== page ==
Agent evocators

Despite a rocky past, non-contentious IP work is getting the attention of law firms, prompting Davenport Lyons and Olswang to vie for the best IP agents in the business

In the past, when a law firm wanted to push for more IP work, one way was to hire litigators. Not any more. Davenport Lyons and Olswang are looking to break into the IP mainstream and grow their teams, but this time with patent and trademark agents.

Attracting patent and trademark agents, who are not fully qualified solicitors, has never been easy for law firms. Bad experiences at Stephenson Harwood and Nabarro Nathanson have made them even more wary of the cultural differences at law firms.

Those experiences have not, however, stopped Olswang from adding three experienced patent attorneys to its IP team recently. In July Olswang lured senior patent attorney Robert Stephen away from pharmaceutical company GlaxoSmithKline along with Kevin Cordina, a specialist in software and electronics, and contentious IP solicitor Sarah Abbott from Eversheds.

Olswang head of IP Paul Stevens says: “Clients are fairly regular in their habits for patent prosecution and so is the workflow.”

Litigation has always been the most profitable area of IP, but the cost of a long court battle can be up to three times more expensive in the UK than in other respected jurisdictions such as Germany.

For example, the Court of Appeal IP licence dispute between Ozwald Boateng and Marchpower Holdings is expected to carry legal costs upwards of £1.5m.

As such it has ceased to be a dependable source of work, leading firms to look at stabilising their IP groups with non-contentious work.

The July hires boosted the size of Olswang’s IP department to 29 lawyers and the practice is expected to grow by a further third in the next 12 months. Stevens says much of that growth will come in the non-contentious group.

With a high-flying patent agent filing up to 200 patents a year, meeting revenue targets is often not an issue. There is also a good chance that one or two of those patents will end up being fought over, leading to a lucrative instruction for a firm’s litigators.

Media specialist Davenport Lyons is looking to approach trademarks in a similar fashion to Olswang and is actively searching for at least two further trademark attorneys.

Davenport Lyons head of IP Simon Tracey says: “I call the non-contentious practice my spider’s web. It’s not massively profitable, but it is nice to have. It’s a good bedrock for the practice and can lead to more contentious instructions.”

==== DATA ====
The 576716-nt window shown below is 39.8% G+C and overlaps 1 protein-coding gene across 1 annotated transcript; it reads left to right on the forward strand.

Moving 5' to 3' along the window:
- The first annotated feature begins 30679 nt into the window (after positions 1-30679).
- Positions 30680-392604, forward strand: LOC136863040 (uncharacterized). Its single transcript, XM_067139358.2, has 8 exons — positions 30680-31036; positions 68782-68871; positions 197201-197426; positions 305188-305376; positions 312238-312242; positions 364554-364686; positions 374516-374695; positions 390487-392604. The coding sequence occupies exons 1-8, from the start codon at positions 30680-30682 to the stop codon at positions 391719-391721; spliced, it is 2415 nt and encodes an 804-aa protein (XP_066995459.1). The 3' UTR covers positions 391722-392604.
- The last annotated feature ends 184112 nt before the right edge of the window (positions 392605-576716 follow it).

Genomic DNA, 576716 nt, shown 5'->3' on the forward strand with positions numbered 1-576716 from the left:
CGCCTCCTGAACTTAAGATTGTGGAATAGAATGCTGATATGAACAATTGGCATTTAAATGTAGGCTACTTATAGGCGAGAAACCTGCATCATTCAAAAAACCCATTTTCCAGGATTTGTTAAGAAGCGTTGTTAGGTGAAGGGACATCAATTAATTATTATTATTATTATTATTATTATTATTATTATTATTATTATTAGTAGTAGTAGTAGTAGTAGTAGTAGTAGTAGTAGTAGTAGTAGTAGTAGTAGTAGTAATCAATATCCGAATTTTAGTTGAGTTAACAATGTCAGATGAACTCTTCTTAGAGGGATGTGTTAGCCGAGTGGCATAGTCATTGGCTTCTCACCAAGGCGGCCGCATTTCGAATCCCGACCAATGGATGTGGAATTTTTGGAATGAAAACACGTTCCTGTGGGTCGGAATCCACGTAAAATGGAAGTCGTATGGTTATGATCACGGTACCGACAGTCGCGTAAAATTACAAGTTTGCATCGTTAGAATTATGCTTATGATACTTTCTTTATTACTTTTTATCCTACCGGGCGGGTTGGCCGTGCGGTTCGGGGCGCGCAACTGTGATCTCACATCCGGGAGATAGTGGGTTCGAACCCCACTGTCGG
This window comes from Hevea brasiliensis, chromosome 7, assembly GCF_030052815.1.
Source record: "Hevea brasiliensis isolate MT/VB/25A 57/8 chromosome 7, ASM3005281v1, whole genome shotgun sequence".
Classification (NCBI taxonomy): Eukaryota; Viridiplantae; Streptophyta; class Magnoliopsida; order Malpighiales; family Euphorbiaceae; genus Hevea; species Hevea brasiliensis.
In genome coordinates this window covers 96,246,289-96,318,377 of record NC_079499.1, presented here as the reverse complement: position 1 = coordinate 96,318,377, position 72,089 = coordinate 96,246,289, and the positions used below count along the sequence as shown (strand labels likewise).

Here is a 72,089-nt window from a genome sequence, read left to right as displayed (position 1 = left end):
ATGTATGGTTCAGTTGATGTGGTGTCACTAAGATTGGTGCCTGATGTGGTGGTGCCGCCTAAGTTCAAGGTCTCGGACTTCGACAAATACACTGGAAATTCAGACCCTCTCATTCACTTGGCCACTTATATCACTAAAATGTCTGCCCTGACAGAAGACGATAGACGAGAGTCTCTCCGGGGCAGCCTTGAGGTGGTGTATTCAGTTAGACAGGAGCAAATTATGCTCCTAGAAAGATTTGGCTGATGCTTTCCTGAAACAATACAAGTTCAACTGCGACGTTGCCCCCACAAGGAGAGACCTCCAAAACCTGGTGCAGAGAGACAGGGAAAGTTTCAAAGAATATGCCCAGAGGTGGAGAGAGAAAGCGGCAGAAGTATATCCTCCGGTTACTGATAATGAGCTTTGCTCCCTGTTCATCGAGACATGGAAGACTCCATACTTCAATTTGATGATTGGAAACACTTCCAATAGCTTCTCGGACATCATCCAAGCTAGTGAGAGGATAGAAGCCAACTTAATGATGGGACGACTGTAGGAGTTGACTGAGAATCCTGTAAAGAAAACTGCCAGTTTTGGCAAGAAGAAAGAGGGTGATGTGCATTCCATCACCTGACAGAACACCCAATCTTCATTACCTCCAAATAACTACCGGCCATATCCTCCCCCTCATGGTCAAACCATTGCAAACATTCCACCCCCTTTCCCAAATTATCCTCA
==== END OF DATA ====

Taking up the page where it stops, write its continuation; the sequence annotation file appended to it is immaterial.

Like patents, trademarks can help build relationships with clients and provide a steady flow of work. Despite competition from the EU-wide community trademark, numbers of trademark filings continue to grow at a national level, with the most recent figures showing a rise from 21,260 in 2003 to 22,450 in 2004.

But one central problem facing law firms that want to launch or grow an existing patent prosecution business is the oft-used catchphrase of ‘culture’.

Nabarro Nathanson discovered this last year to the firm’s cost, when it lost all of its patent agents.

Nabarros IP head Guy Heath says: “We’ve had in-house patent agents – it’s tough to do it effectively. Culturally, patent agents and lawyers have grown up in different environments.”

At the moment patent agents cannot be made up to a law firm’s partnership, no matter how senior. This is subject to change with the Legal Services Bill, but could cause further tension on the already pressured decision of what status an agent has within a law firm.

Tibor Gold, patent agent at Kilburn & Strode and ex-partner at Stephenson Harwood, says patent agents are wary of law firms bearing gifts after past experiences. “What the law firms are really after is the lucrative work, the litigation. I doubt they value patent work for itself,” he says.

Olswang combines solicitors and agents into teams to break down the walls between the contentious and non-contentious sides of the business. A flexible management structure also helps to give agents a say in the group.

“At every level of management here you see people who haven’t trained as solicitors,” says Stevens. “There isn’t a hierarchical us and them situation.”

So, the moral of the story? Law firms have to plan a non-contentious strategy in advance to avoid disappointment, prevent any friction points and stay in the game for the long term.